“Because we were often moving places, I had to adapt to new situations very quickly and traveling became my fuel for life,” Lửa writes via email. “I studied music and geography—a funny combination, but one which has allowed me to travel all over the country. Wherever I go, I take my mobile studio with me, so I’m able to create sound even when I’m at the remotest jungle in the north or at a beach in the very south.”
The label consists of 8 to 10 artists from around Southeast Asia, mostly Thailand and Vietnam, who met at university in Bangkok. Even after releasing more than 10 albums of low-key, glimmering ambience, the label maintains a minimal online presence, one defined more by a striking aesthetic of lush jungle scenery than by the regular artist headshots.
“We’re more about transporting the listener than showcasing the individual. I’ve always felt a strong connection to greenery. Most people don’t realize that Bangkok is a very green city. The beauty of a pristine forest or the holiness of a mountain is what inspires me to make music,” Lửa says.
Named after a mountain in Tibet that fills Lua with “desire and yearning,” Cho Oyu is practically unknown to local listeners, but has built a growing online following thanks to its subtly enveloping soundscapes which combine field recordings, gently pulsing electronics, and traditional string instruments. Listeners may hear echoes of “kankyō ongaku,” Japan’s environmental music of the ‘70s and ‘80s, only more attuned to the tropics.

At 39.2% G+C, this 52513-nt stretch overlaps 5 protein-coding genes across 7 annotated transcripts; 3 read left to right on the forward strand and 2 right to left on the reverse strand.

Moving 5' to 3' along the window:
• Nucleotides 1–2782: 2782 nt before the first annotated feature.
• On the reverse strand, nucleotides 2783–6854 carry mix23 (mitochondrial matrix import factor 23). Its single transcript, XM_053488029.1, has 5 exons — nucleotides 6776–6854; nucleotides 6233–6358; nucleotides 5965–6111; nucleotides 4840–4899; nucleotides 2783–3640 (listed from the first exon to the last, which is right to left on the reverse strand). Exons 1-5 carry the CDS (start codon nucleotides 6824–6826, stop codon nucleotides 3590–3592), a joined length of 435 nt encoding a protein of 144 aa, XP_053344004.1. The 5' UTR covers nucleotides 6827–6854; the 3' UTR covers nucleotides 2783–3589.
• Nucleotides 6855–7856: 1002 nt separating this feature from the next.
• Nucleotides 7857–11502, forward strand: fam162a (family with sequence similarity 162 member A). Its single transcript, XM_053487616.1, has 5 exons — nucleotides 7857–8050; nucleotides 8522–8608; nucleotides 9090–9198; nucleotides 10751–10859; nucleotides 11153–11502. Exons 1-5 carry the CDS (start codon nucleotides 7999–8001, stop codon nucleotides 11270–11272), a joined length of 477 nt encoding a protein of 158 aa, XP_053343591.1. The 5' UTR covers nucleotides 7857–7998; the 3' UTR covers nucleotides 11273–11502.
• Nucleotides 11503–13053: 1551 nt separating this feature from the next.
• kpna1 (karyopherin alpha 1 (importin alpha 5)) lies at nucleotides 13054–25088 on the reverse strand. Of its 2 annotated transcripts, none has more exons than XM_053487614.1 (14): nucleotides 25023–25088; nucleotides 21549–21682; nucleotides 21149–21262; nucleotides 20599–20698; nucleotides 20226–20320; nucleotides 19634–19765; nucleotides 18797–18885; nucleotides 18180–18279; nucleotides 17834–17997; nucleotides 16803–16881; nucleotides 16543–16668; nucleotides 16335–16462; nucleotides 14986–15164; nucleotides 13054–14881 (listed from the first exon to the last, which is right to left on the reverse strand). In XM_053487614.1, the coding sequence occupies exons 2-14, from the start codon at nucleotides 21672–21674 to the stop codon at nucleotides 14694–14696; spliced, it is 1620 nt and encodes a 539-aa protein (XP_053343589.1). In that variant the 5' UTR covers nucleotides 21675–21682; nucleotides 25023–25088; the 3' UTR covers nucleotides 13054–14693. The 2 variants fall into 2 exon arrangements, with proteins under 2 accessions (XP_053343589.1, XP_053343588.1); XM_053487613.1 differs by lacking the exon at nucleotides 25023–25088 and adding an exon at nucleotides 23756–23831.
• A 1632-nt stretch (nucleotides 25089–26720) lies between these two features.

Lửa calls his sound “forestwave,” explaining, “ambient is such a big musical genre that I had to specify it a bit. It’s not like one day I made a decision to create ambient music. It just happened naturally. After growing up with music, and playing in several bands, it was the sound I found for myself. It’s the music I make when I am on the road and need to get something down.”
Cho Oyu’s artists rarely perform live, and Lửa admits his music is “100% for introspective listening.” These calming vignettes succeed where many faceless purveyors of “chill” flounder, living up to Brian Eno’s definition of ambient music as having to be “as ignorable as it is interesting.” Earlier this year, the label inked a deal to have its music included on the inflight entertainment playlist for Hawaiian Airlines. “That came out of the blue,” Lửa says. “Unfortunately, it was just as the pandemic hit Northern America, so I guess not many people have been able to listen to my music while looking at the clouds from above.”
In keeping with the label’s spirit, its other Bangkok-based artists also keep a low profile. There’s Khemkhaeng, who “sometimes makes surprise appearances with his gear in outside locations and plays a live set,” and Sutra Meji, who collaborated on Lửa’s album Forestwool.
The label is currently gearing up for its first physical release, a cassette edition of Lửa’s RỪNG produced in Taiwan, which is due to come out in January 2021. “I am an avid tape collector myself,” Lửa says, “and think it fits the album perfectly. It’s gonna be super-beautiful with special UV printing on the shell. Of course, vinyl would be more interesting, but unfortunately there is no budget for that. Yet.”